Autumn is a time of year when the trees get to look at the flowers and say I can do that too. It’s a lot warmer and all-round much more enjoyable than the Winter semester. I wasn’t prepared for January onwards and now I miss the first half of the year at U of T.
September starts by continuing where summer left off. The weather’s gorgeous and the campus looks stunning. People either are blissfully unaware of the upcoming winter or making the very most of the hotter weather. People are out and all-around campus and my memories of Front Campus aren’t complete without the Frisbee groups that have a gracious silhouette at dusk.
Now, October presents the multitude of seasonal colours from the softest yellow leaf to the vivid red leaves that Canada cherishes. As the clock turns to 10:09am, you fret about making classes in-person, you have the twirling, falling leaves that make that journey a little more memorable.
November is when the rain can come down and the weather tightens up dramatically. No more pleasant mornings, rather many colder, crisper starts and we pine for summer again. And the leaves that we use to kick about, run through and listen to the crackle and crunch underfoot have long gone. Welcome mushy paths, where the combination of soaked leaves have lined the stones. Every step you take is either avoiding getting those new white shoes dirtier or more about avoiding slipping on the lethal leaves that take the ground from under you.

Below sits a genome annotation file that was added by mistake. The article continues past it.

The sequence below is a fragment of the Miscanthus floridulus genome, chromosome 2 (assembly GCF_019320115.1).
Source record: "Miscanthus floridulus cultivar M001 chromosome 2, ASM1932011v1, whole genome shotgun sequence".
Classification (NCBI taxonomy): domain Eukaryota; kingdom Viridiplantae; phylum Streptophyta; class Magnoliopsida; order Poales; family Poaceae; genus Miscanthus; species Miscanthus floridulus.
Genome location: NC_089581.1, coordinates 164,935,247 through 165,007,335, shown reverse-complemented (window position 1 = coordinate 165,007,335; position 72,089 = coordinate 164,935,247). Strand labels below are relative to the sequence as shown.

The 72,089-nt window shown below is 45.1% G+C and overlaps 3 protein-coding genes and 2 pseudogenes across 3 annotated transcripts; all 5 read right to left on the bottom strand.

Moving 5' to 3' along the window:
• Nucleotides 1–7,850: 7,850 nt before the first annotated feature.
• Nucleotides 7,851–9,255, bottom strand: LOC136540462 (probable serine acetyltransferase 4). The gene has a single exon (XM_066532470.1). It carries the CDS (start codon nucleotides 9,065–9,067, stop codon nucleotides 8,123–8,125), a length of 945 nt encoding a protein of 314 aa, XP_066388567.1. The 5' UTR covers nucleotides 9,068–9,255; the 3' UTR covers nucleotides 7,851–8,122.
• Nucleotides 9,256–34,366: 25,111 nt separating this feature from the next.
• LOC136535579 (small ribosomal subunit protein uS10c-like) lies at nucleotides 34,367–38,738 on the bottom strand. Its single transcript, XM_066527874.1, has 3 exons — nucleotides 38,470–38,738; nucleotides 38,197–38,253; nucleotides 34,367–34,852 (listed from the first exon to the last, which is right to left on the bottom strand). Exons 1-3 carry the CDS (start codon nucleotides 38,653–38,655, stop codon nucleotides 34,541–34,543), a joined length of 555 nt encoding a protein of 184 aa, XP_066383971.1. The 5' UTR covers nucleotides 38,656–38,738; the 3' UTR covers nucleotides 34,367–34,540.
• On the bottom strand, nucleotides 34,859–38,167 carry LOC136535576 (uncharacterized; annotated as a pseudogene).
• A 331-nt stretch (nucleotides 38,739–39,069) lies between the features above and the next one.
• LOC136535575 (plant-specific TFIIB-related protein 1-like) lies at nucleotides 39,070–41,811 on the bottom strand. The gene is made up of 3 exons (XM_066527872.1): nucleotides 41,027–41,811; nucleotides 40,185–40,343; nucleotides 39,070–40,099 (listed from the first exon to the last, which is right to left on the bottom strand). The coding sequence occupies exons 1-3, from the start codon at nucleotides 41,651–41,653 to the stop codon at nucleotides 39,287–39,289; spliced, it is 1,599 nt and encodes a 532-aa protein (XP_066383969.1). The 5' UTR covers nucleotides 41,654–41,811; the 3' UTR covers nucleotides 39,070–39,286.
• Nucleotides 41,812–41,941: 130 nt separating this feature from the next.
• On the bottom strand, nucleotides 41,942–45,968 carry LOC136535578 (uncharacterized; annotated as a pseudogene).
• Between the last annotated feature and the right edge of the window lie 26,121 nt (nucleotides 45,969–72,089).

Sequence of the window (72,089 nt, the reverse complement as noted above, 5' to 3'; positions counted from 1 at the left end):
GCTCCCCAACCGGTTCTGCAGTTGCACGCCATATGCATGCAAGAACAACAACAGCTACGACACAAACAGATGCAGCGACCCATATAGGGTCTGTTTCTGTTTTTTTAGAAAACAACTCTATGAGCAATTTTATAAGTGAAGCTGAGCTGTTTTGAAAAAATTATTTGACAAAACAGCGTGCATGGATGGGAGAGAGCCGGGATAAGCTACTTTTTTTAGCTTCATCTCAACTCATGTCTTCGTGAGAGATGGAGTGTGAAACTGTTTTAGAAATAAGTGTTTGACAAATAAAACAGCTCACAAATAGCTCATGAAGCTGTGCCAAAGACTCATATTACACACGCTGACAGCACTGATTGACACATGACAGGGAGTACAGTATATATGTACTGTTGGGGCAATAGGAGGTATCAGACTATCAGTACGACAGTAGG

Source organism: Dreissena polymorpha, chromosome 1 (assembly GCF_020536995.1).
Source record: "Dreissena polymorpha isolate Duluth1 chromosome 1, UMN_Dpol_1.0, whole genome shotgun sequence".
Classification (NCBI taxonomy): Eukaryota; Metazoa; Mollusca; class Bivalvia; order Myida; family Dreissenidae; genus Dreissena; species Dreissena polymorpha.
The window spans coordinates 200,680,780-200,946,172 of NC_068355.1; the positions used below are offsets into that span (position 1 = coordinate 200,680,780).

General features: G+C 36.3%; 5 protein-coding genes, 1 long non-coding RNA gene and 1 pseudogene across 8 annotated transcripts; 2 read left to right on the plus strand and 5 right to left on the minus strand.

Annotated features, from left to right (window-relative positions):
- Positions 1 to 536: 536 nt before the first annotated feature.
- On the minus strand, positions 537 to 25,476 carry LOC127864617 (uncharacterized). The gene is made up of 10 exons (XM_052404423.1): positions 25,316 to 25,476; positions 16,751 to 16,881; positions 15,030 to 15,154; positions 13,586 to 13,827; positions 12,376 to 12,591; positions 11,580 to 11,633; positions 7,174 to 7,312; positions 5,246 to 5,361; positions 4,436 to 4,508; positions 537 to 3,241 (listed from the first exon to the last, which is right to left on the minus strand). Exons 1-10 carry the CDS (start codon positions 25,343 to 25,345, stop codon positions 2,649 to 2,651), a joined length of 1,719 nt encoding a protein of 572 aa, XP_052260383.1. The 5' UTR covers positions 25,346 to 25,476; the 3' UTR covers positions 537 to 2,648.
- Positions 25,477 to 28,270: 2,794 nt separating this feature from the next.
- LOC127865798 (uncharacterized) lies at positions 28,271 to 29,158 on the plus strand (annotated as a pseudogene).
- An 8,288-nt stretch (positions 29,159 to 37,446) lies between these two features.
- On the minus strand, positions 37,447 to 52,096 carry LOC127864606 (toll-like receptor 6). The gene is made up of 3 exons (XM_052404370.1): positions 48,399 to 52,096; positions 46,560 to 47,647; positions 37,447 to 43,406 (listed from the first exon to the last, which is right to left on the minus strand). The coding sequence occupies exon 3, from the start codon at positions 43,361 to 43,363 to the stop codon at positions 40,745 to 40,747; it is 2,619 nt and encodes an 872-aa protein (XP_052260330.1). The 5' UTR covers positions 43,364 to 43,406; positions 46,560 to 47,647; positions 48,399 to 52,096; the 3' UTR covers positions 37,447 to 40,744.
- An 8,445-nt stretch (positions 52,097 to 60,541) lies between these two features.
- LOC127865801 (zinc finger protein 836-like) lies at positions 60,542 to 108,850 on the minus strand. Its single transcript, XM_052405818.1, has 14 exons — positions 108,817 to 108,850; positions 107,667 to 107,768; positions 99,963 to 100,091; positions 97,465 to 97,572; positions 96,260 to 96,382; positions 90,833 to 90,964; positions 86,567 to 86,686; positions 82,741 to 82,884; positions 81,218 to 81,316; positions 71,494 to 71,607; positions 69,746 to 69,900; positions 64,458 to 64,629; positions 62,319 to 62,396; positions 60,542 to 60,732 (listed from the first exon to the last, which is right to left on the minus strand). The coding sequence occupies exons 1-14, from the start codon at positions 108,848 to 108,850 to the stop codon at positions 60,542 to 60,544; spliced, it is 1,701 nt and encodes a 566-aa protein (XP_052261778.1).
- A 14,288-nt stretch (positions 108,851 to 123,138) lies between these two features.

Fall and Autumn. I seem to be switching between the two in my mind. It’s the same time of year. Except for many years ago, I kept seeing fall and had no idea what it meant. I asked around and looked it up but even google wasn’t there to help me. I was always brought up with 4 seasons: spring, summer, autumn, winter. Not once had anyone I knew said ‘fall’ and eventually, I heard it on TV and it all clicked.
And at U of T, there’s an attraction by many photographers to come to Front Campus and take a picture of University College. And for those that have been around campus a few more years, each of us has a spot that holds a place close to our hearts. So whether you’re downtown looking at a swathe of glass and concrete columns, or anywhere but Toronto, we’re all not on campus as before. So no daily walks to class, saying thanks to the stranger holding the door open and no first-hand experience of fall this term, this year.
There’s nothing we can do about it, no matter how badly you want it or miss it. Of course, we can reminisce, or patiently wait and distract ourselves with school work until we get to experience the actual wonder of Autumn at U of T one day in the future.